The Simple Vocabulary of Grief


The Child Who
by Jeanne Benameur, translated from the French by Bill Johnston
Calypso Editions 2020 $15.00

by Jaclyn Youhana Garver

THE CHILD WHO is, and reads like, a novel; however, at its heart, it’s a 101-page epic poem, perhaps a baby sister of Homer’s The Odyssey.

Jeanne Benameur’s story follows three unnamed characters through their grief: A child, whose mother has disappeared, who has likely left her family, but perhaps, has died; the boy’s father, who longs for his wife, who is angry at her for leaving and at himself for daring to love her; and the father’s mother, who is used to getting through impossible times, but who fears for her son and grandson.

Benameur keeps her trio of characters unnamed, which allows the reader to place herself inside their heads. In one moment, the reader, too, is a boy with an imaginary pet dog, a boy who finds solace and answers in the woods, whose chest is “as broad as that of any adventurer who walks all the way to the innermost depths of his heart.” In another, the reader finds himself inebriated at the local Café, propelled there by a grief in his belly. “It’s as if sleep has not properly left him. He tries to chase away the strangeness of this sensation: a still-sleeping body inside his own body.” And yet again, the reader walks inside the child’s grandmother, who shows her devotion by completing her day of tasks in the village. “In her head is the list of what she needs. It’s the only way to take care of a family.”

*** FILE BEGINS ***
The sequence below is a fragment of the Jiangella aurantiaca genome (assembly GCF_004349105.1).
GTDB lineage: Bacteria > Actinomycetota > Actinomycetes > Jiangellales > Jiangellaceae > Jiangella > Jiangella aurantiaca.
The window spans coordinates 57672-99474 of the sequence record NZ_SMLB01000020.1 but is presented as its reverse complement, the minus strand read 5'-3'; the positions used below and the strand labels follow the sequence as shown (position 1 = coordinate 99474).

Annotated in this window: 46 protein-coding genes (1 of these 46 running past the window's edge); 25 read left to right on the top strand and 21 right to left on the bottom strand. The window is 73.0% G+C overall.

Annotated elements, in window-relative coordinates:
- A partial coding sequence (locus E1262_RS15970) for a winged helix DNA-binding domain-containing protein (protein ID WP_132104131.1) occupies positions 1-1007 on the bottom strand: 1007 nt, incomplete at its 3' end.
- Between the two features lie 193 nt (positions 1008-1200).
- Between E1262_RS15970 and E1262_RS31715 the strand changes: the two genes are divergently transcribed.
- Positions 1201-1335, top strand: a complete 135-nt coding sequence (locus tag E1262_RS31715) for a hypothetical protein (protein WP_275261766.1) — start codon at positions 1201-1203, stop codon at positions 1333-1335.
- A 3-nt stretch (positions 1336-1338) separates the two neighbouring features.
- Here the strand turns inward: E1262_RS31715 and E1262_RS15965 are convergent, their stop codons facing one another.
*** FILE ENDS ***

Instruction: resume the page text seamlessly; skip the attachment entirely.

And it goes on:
This grandmother is the only one who knows: She, her son, and her grandson experience the same thing, no matter how that grief manifests. “She says to herself that at the same moment all three of you have the same taste in your mouths. At bottom, that’s what family is.”

Benameur’s narrator, like our protagonists’ names, is a mystery. At one point, the narrator feels like God, holding the child’s hand, watching him process and decide upon the kind of life he’ll lead, presenting the imaginary dog who is exceedingly real to the boy. At another, the narrator is the ghost of the mother, watching the family she left process her abandonment. And at yet a third point, the narrator is Benameur herself, omnipotent but loving, silently nudging her characters toward their inevitable realizations.

The poetry in The Child Who is a delicious mixture of simple vocabulary posing some of life’s biggest questions: What is a mother’s love? A child’s? A lover’s? What is home, or where? Do we have any say at all in what our lives will be? In what touches us? In one scene, a stranger stumbles upon the child, singing, and the stranger is so overcome that he rushes away. Later, he wants to share the experience with his wife …

“But something held back his voice. A sense of shame (…) like we have as children when confronted with the proof of what we will never attain, when we feel that the dreams of the world are much too huge for us to carry them on our heads. That we’ll never manage it. For certain. And that deep inside we know our parents couldn’t carry them either, nor our parents’ parents, and so it goes on this earth.” 

Benameur, who writes in French, was awarded the UNICEF Prize for the novel Les Demeurées in 2001 and the Book Award in Poitou-Charentes in 2009, for Laver les Ombres. The Child Who was translated from the French by Bill Johnston, who has won awards including the National Translation Award in Poetry, the Best Translated Book Award, and the PEN Translation Prize.

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